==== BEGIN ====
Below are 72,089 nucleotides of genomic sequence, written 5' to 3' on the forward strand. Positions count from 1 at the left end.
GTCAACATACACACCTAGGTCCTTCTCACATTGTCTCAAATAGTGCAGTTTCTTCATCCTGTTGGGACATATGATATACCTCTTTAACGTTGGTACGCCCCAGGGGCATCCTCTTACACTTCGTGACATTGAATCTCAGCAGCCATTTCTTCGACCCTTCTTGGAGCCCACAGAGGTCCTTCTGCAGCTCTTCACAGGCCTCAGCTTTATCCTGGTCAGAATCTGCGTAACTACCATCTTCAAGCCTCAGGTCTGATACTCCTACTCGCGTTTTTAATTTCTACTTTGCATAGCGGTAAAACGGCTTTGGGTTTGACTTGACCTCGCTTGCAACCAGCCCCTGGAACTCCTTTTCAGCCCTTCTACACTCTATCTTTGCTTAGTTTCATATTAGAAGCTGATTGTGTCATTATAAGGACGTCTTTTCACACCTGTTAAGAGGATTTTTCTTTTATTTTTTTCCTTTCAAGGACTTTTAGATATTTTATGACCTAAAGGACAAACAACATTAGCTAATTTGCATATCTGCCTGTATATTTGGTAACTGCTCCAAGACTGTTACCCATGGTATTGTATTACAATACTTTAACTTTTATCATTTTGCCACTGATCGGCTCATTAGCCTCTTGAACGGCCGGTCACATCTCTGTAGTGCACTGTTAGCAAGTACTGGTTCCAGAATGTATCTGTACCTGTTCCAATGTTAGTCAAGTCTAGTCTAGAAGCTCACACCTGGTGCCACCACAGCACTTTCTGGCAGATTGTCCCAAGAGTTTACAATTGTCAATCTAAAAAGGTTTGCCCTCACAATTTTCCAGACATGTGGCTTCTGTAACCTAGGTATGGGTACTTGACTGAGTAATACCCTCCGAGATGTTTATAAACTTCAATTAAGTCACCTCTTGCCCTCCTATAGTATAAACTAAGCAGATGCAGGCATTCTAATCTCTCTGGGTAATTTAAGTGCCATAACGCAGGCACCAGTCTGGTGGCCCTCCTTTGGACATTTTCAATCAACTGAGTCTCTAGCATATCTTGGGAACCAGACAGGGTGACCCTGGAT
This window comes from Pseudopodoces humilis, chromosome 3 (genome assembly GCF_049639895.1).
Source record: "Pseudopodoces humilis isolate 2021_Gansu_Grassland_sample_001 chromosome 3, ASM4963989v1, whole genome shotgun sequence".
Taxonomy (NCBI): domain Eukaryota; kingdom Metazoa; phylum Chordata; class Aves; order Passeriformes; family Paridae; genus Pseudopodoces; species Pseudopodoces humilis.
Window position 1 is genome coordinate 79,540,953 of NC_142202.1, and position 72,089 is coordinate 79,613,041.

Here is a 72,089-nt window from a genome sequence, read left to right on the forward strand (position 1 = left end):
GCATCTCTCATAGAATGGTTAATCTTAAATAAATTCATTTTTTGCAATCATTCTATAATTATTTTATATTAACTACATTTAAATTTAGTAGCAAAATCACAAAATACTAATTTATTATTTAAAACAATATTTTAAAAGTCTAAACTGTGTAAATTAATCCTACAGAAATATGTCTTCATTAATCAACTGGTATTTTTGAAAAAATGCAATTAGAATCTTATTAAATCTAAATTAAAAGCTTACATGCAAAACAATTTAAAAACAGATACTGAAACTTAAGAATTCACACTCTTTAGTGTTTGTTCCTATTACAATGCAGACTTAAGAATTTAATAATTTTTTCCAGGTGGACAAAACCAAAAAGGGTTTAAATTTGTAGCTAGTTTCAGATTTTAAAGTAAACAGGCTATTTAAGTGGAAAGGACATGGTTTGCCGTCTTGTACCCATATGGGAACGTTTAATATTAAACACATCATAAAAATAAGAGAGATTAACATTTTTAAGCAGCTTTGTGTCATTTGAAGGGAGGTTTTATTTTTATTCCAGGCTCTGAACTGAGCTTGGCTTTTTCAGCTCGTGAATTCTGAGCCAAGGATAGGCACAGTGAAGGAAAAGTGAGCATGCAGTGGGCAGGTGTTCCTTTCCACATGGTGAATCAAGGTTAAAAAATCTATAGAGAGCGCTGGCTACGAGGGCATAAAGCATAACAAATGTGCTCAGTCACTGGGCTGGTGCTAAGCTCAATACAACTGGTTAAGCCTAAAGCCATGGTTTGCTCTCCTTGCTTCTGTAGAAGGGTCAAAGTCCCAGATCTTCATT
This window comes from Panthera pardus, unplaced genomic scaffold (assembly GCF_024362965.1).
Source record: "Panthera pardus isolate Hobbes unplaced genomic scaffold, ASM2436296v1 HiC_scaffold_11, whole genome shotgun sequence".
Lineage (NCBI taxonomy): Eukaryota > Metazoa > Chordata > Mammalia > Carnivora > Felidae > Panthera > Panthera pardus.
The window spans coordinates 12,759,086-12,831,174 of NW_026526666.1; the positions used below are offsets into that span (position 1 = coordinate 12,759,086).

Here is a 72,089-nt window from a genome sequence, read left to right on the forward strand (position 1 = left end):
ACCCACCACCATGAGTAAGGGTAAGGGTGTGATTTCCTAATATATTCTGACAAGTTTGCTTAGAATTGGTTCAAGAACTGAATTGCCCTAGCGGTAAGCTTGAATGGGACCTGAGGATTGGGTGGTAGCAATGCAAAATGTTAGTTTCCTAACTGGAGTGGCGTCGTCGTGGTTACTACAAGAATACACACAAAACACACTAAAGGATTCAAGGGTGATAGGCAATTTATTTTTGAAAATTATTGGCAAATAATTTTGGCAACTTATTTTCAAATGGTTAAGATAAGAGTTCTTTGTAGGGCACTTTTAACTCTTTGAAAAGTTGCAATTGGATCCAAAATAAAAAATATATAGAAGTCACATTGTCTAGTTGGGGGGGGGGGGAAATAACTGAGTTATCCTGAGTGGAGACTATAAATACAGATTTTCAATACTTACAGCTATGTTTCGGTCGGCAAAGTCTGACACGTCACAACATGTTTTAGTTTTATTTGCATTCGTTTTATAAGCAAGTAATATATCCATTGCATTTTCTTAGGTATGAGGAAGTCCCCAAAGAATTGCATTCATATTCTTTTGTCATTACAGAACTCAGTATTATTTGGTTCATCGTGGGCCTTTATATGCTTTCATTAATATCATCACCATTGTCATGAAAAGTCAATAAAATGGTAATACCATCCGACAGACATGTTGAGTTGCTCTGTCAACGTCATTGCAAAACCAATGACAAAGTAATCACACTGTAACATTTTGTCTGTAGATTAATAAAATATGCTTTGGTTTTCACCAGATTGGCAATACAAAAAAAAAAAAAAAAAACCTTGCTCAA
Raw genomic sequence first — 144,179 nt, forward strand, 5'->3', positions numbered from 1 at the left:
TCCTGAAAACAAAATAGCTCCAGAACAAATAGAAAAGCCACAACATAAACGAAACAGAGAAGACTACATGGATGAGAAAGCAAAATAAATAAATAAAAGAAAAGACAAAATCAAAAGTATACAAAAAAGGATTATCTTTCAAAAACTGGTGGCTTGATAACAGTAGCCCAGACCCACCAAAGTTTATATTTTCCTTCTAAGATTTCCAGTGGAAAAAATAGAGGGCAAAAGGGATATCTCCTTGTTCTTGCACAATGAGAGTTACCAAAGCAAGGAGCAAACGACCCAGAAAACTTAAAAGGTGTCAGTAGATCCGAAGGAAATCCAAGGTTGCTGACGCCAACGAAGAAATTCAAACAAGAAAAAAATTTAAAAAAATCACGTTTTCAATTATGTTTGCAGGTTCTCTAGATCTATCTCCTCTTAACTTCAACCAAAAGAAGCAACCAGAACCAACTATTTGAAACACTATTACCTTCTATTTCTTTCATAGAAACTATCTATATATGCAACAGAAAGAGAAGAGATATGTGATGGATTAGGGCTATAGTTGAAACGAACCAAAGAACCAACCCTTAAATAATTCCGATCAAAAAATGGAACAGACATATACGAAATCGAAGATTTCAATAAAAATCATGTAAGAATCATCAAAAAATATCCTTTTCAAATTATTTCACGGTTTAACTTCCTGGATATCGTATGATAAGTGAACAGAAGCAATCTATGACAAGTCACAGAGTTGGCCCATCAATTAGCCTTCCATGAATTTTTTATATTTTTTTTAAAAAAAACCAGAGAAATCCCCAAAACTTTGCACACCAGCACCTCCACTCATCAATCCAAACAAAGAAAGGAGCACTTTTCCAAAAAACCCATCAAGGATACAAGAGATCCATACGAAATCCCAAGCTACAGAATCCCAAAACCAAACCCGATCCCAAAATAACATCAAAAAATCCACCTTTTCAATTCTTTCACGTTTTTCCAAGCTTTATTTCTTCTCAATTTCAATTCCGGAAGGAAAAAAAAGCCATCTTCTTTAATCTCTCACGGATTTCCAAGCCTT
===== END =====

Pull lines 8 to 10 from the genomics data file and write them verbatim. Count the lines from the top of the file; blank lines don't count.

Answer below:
GCATCTCTCATAGAATGGTTAATCTTAAATAAATTCATTTTTTGCAATCATTCTATAATTATTTTATATTAACTACATTTAAATTTAGTAGCAAAATCACAAAATACTAATTTATTATTTAAAACAATATTTTAAAAGTCTAAACTGTGTAAATTAATCCTACAGAAATATGTCTTCATTAATCAACTGGTATTTTTGAAAAAATGCAATTAGAATCTTATTAAATCTAAATTAAAAGCTTACATGCAAAACAATTTAAAAACAGATACTGAAACTTAAGAATTCACACTCTTTAGTGTTTGTTCCTATTACAATGCAGACTTAAGAATTTAATAATTTTTTCCAGGTGGACAAAACCAAAAAGGGTTTAAATTTGTAGCTAGTTTCAGATTTTAAAGTAAACAGGCTATTTAAGTGGAAAGGACATGGTTTGCCGTCTTGTACCCATATGGGAACGTTTAATATTAAACACATCATAAAAATAAGAGAGATTAACATTTTTAAGCAGCTTTGTGTCATTTGAAGGGAGGTTTTATTTTTATTCCAGGCTCTGAACTGAGCTTGGCTTTTTCAGCTCGTGAATTCTGAGCCAAGGATAGGCACAGTGAAGGAAAAGTGAGCATGCAGTGGGCAGGTGTTCCTTTCCACATGGTGAATCAAGGTTAAAAAATCTATAGAGAGCGCTGGCTACGAGGGCATAAAGCATAACAAATGTGCTCAGTCACTGGGCTGGTGCTAAGCTCAATACAACTGGTTAAGCCTAAAGCCATGGTTTGCTCTCCTTGCTTCTGTAGAAGGGTCAAAGTCCCAGATCTTCATT
This window comes from Panthera pardus, unplaced genomic scaffold (assembly GCF_024362965.1).
Source record: "Panthera pardus isolate Hobbes unplaced genomic scaffold, ASM2436296v1 HiC_scaffold_11, whole genome shotgun sequence".